A parallel can be observed with the labour movement which, at its origin, was shot through with the debate between political emancipation and economic demands. Although the CUTEs refer to the status of the student, defined from the beginning of student unionism as an intellectual worker, the criticism of the non-valorization of reproductive labour opens an emancipatory perspective that looks beyond the economic condition. The student wage is not a finality, but rather a means to criticize the  actual separation that persists between students and workers. By having a broader perspective on the student’s relationship to the production and to knowledge, a critique of all separations takes shape. The question asked by the CUTEs concerns the nature and the value of the work done. By placing work at the centre of the debate, all social activities then become concerned. It is not an economic discourse, which reduces life to work and commodification; it is one that aims to fight against a system that sees us as statistics and malleable figures. This is why the fight against indebtedness is complementary: we are asked to repay what should have been used for our remuneration. In 2012 in the United States, a movement – inspired by the unlimited general strike then taking place in Quebec – was created, calling for a debt strike. This demand was ignored here, especially since the student movement was obsessively concerned with the massive reinvestment in education and the abolition of tuition fee hikes. This was nonetheless an example to be followed since the movement was essentially saying that the problem of systematic indebtedness is historically linked to the non-valorization of reproductive labour. Rejecting indebtedness while demanding a student wage is therefore a way to contextualize the adversarial rapport maintained for centuries by the exploited sectors of society against the state, banks and global finance.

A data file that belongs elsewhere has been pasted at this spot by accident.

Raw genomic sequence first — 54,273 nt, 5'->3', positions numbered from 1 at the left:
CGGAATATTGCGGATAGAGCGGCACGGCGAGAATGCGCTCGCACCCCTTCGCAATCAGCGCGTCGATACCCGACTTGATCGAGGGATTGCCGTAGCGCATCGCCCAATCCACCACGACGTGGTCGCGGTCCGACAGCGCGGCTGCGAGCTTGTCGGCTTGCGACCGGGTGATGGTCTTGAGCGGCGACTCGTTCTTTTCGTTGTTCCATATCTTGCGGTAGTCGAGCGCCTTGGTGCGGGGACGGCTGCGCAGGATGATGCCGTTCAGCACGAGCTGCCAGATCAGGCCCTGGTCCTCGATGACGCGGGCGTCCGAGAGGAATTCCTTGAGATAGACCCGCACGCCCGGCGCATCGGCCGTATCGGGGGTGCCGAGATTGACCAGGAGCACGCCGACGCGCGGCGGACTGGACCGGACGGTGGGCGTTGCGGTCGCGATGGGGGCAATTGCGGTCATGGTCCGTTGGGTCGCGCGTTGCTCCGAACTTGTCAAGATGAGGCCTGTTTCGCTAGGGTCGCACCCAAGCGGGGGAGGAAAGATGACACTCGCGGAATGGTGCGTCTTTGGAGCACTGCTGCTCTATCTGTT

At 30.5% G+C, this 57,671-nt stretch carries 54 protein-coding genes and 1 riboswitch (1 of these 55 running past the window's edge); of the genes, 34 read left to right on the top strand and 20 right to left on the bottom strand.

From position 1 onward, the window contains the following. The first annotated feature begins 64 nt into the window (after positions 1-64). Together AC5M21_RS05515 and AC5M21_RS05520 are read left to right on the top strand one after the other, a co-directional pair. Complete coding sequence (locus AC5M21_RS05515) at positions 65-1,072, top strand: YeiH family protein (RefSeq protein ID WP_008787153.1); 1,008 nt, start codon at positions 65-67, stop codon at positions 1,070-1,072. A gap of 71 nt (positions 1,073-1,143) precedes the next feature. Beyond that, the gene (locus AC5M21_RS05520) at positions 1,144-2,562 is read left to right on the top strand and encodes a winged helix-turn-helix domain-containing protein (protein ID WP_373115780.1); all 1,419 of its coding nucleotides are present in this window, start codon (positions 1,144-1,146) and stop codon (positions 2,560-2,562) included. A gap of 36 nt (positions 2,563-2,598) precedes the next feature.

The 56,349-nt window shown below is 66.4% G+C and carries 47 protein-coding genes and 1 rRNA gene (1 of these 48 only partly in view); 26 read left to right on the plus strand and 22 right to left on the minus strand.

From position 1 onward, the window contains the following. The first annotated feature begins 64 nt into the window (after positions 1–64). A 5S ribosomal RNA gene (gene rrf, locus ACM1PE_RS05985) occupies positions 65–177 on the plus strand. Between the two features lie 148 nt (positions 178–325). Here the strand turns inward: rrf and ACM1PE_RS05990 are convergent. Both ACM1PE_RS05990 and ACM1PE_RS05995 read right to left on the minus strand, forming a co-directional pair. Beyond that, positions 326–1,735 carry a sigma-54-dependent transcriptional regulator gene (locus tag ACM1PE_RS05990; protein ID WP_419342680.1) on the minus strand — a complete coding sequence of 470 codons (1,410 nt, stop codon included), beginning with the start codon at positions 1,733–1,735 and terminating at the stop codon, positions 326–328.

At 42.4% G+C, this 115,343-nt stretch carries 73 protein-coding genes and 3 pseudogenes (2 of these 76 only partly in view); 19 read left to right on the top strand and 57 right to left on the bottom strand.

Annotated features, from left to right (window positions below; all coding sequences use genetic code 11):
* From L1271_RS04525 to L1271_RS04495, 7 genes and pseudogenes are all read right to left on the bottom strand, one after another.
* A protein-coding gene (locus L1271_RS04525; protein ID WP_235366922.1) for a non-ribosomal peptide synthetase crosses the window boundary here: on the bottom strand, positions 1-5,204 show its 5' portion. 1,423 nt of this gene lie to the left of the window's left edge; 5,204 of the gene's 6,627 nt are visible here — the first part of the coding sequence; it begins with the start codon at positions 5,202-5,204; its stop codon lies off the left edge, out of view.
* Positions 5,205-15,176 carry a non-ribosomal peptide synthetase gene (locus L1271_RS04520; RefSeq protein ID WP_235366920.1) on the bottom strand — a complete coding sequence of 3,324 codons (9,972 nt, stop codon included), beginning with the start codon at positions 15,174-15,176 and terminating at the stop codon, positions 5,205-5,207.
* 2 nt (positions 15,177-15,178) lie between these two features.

Pierre Luc Junet and Félix Dumas-Lavoie 

Translation by Anika L’Heureux

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This article was published in the Winter 2018 issue of the english edition of CUTE Magazine.
To learn more about the struggle for the full recognition of student work, to discuss or contribute to it, we can contact us via the CUTE Campagne sur le travail étudiant page or the SWUC – Student Work Unitary Committee page.


[1]Reproductive labour concerns all non-salaried activities intended to prepare for integration into productive labour, i.e. the labour market.

[2]See David Graeber’s Debt: The First 5000 Years, which traces the history of debt through the ages. Graeber argues that the credit system precedes the creation of money and that debt has always structured our economic systems and social relations.

[3]Quoted from Gilles Deleuze’s Postscript on the Societies of Control, easily found on the web.

[4]This conference is accessible online via our website travailetudiant.org in the videos section.

[5]Benedict Anderson’s book Imagined Communities: Reflections on the Origin and Spread of Nationalism explicitly covers the abstraction that nationalism is.

[6]Free services related to wage labour, i.e. an amount which is taken from the plus-value and then goes to taxes, it should be clarified.